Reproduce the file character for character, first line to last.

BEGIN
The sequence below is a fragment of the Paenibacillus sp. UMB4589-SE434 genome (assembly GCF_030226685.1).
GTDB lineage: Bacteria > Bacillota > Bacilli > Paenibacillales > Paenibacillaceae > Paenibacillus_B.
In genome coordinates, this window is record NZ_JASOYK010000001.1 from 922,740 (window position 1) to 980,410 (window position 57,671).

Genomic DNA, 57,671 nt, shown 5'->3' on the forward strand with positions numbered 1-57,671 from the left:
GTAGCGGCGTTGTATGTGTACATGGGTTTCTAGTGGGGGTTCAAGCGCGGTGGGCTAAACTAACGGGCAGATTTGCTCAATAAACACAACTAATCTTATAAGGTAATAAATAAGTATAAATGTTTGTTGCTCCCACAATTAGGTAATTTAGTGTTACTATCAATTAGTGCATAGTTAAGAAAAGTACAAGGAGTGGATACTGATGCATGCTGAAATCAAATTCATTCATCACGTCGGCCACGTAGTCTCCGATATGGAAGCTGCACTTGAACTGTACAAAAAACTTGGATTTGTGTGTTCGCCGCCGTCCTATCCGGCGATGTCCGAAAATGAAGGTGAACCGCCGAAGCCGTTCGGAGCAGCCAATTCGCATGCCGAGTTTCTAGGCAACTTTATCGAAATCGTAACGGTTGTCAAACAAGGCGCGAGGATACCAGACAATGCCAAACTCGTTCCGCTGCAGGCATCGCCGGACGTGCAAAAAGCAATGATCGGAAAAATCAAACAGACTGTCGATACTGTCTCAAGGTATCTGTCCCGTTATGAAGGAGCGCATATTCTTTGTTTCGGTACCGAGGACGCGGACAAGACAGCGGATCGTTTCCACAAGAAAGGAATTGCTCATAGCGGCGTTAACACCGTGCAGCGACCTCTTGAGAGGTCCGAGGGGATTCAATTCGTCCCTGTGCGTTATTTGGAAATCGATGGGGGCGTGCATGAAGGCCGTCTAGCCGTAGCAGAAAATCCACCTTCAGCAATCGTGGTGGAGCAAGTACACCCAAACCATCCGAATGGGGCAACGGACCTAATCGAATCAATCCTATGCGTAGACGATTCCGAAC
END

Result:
The sequence below is a fragment of the Paenibacillus sp. UMB4589-SE434 genome (assembly GCF_030226685.1).
GTDB lineage: Bacteria > Bacillota > Bacilli > Paenibacillales > Paenibacillaceae > Paenibacillus_B.
In genome coordinates, this window is record NZ_JASOYK010000001.1 from 922,740 (window position 1) to 980,410 (window position 57,671).

Genomic DNA, 57,671 nt, shown 5'->3' on the forward strand with positions numbered 1-57,671 from the left:
GTAGCGGCGTTGTATGTGTACATGGGTTTCTAGTGGGGGTTCAAGCGCGGTGGGCTAAACTAACGGGCAGATTTGCTCAATAAACACAACTAATCTTATAAGGTAATAAATAAGTATAAATGTTTGTTGCTCCCACAATTAGGTAATTTAGTGTTACTATCAATTAGTGCATAGTTAAGAAAAGTACAAGGAGTGGATACTGATGCATGCTGAAATCAAATTCATTCATCACGTCGGCCACGTAGTCTCCGATATGGAAGCTGCACTTGAACTGTACAAAAAACTTGGATTTGTGTGTTCGCCGCCGTCCTATCCGGCGATGTCCGAAAATGAAGGTGAACCGCCGAAGCCGTTCGGAGCAGCCAATTCGCATGCCGAGTTTCTAGGCAACTTTATCGAAATCGTAACGGTTGTCAAACAAGGCGCGAGGATACCAGACAATGCCAAACTCGTTCCGCTGCAGGCATCGCCGGACGTGCAAAAAGCAATGATCGGAAAAATCAAACAGACTGTCGATACTGTCTCAAGGTATCTGTCCCGTTATGAAGGAGCGCATATTCTTTGTTTCGGTACCGAGGACGCGGACAAGACAGCGGATCGTTTCCACAAGAAAGGAATTGCTCATAGCGGCGTTAACACCGTGCAGCGACCTCTTGAGAGGTCCGAGGGGATTCAATTCGTCCCTGTGCGTTATTTGGAAATCGATGGGGGCGTGCATGAAGGCCGTCTAGCCGTAGCAGAAAATCCACCTTCAGCAATCGTGGTGGAGCAAGTACACCCAAACCATCCGAATGGGGCAACGGACCTAATCGAATCAATCCTATGCGTAGACGATTCCGAAC